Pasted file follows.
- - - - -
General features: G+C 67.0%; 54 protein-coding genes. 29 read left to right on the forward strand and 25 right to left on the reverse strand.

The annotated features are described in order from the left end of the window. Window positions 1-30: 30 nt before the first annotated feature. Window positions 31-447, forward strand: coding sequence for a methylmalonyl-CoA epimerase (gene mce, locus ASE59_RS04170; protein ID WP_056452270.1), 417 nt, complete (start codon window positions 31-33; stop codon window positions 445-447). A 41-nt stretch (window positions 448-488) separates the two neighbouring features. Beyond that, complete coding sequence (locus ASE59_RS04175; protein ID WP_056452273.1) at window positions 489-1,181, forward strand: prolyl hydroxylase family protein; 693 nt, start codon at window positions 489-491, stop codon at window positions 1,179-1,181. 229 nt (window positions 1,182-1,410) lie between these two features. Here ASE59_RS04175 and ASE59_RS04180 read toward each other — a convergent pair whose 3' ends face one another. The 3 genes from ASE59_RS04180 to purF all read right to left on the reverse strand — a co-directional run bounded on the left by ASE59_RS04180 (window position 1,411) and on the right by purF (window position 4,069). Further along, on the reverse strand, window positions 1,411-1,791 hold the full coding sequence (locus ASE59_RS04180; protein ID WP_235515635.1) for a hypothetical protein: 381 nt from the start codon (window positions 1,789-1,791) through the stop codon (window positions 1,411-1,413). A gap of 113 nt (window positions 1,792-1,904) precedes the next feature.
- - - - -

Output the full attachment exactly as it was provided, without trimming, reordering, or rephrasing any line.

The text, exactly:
General features: G+C 67.0%; 54 protein-coding genes. 29 read left to right on the forward strand and 25 right to left on the reverse strand.

The annotated features are described in order from the left end of the window. Window positions 1-30: 30 nt before the first annotated feature. Window positions 31-447, forward strand: coding sequence for a methylmalonyl-CoA epimerase (gene mce, locus ASE59_RS04170; protein ID WP_056452270.1), 417 nt, complete (start codon window positions 31-33; stop codon window positions 445-447). A 41-nt stretch (window positions 448-488) separates the two neighbouring features. Beyond that, complete coding sequence (locus ASE59_RS04175; protein ID WP_056452273.1) at window positions 489-1,181, forward strand: prolyl hydroxylase family protein; 693 nt, start codon at window positions 489-491, stop codon at window positions 1,179-1,181. 229 nt (window positions 1,182-1,410) lie between these two features. Here ASE59_RS04175 and ASE59_RS04180 read toward each other — a convergent pair whose 3' ends face one another. The 3 genes from ASE59_RS04180 to purF all read right to left on the reverse strand — a co-directional run bounded on the left by ASE59_RS04180 (window position 1,411) and on the right by purF (window position 4,069). Further along, on the reverse strand, window positions 1,411-1,791 hold the full coding sequence (locus ASE59_RS04180; protein ID WP_235515635.1) for a hypothetical protein: 381 nt from the start codon (window positions 1,789-1,791) through the stop codon (window positions 1,411-1,413). A gap of 113 nt (window positions 1,792-1,904) precedes the next feature.